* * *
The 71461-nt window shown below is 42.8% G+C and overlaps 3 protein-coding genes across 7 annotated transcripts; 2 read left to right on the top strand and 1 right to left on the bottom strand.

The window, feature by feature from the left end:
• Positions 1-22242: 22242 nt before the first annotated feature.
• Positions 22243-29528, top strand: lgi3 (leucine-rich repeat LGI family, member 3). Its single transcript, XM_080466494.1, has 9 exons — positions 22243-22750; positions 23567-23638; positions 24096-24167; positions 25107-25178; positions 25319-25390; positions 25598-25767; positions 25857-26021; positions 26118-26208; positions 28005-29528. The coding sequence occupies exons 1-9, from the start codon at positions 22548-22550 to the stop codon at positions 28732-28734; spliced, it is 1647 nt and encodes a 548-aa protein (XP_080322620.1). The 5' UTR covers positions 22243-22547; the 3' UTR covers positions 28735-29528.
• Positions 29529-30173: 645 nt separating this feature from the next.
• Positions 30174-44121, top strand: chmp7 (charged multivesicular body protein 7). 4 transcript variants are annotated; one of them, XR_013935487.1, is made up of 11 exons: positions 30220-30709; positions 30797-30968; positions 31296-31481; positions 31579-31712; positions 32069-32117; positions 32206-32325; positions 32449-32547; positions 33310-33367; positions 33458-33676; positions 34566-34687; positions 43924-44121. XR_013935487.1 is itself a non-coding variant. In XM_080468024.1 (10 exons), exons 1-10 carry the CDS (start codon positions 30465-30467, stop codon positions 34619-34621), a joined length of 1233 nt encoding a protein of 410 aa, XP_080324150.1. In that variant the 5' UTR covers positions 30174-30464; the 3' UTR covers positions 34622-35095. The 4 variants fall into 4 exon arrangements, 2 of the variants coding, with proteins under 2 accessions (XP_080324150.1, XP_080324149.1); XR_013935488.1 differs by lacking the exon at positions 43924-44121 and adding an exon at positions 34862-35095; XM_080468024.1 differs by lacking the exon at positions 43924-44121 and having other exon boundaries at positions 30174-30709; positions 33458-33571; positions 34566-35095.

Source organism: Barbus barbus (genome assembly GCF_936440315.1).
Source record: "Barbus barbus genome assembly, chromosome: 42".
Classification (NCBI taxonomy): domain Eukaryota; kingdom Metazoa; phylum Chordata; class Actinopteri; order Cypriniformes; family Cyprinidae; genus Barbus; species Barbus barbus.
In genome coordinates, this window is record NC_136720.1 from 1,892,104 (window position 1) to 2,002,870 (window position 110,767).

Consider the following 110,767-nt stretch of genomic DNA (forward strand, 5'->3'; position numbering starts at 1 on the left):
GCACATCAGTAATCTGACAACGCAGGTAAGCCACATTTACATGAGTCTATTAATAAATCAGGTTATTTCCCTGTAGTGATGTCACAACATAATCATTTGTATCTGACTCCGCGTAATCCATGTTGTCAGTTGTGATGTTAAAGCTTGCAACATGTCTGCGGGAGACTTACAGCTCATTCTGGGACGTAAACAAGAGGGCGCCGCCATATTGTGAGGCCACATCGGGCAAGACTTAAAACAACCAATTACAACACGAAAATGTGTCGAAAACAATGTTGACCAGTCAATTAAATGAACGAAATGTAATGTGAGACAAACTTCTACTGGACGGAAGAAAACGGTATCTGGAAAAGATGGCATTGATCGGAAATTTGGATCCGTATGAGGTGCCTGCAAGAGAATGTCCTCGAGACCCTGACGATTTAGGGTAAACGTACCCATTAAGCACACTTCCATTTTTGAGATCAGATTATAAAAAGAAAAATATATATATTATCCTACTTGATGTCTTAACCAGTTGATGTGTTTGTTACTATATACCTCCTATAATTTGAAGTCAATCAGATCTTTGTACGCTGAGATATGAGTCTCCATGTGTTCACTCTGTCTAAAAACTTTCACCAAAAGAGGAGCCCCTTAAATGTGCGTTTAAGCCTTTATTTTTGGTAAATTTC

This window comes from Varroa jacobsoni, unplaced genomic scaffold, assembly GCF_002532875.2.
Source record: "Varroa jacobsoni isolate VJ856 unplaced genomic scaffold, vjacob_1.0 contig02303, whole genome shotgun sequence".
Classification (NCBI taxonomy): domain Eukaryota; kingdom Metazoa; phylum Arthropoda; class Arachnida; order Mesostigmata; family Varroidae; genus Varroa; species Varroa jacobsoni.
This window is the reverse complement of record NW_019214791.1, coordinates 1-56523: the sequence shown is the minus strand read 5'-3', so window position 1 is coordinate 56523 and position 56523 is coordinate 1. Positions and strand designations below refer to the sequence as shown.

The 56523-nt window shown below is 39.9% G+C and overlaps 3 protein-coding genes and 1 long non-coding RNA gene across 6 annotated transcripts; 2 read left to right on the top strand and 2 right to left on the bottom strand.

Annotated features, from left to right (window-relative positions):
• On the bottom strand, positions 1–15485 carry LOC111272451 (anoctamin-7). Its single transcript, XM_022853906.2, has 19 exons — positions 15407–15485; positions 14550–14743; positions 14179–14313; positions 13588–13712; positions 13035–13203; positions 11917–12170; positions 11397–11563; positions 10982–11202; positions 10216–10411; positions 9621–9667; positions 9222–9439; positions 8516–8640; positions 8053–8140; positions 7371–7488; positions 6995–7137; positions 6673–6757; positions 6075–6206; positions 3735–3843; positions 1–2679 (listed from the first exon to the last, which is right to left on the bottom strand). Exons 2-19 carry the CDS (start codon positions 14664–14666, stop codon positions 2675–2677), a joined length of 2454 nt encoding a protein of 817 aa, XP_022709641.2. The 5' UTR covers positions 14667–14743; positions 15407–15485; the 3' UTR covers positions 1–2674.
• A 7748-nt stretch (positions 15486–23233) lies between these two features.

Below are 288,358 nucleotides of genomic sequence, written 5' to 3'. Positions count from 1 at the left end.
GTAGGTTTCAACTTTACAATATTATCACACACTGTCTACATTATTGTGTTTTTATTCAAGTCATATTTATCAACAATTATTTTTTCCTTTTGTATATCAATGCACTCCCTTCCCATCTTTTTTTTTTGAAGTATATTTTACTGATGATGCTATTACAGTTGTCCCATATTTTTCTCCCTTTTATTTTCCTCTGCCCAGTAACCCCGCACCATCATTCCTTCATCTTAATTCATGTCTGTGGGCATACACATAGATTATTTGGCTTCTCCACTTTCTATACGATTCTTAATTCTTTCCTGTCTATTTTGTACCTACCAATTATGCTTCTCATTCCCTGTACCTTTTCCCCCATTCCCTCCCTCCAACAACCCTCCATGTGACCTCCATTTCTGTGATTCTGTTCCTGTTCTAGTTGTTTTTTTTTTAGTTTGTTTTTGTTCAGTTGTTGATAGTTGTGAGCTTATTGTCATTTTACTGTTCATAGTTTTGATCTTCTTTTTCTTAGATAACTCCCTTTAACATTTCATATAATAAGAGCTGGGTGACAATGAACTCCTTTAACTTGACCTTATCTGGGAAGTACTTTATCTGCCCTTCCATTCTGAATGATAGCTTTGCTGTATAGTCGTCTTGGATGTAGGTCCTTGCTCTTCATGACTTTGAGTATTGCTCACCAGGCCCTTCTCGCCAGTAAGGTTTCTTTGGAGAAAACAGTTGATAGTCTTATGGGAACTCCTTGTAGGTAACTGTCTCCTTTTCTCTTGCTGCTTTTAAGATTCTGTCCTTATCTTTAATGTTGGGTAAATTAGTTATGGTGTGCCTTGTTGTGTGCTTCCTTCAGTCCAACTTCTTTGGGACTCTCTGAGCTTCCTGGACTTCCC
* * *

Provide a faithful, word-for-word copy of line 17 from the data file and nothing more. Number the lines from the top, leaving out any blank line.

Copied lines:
The 56523-nt window shown below is 39.9% G+C and overlaps 3 protein-coding genes and 1 long non-coding RNA gene across 6 annotated transcripts; 2 read left to right on the top strand and 2 right to left on the bottom strand.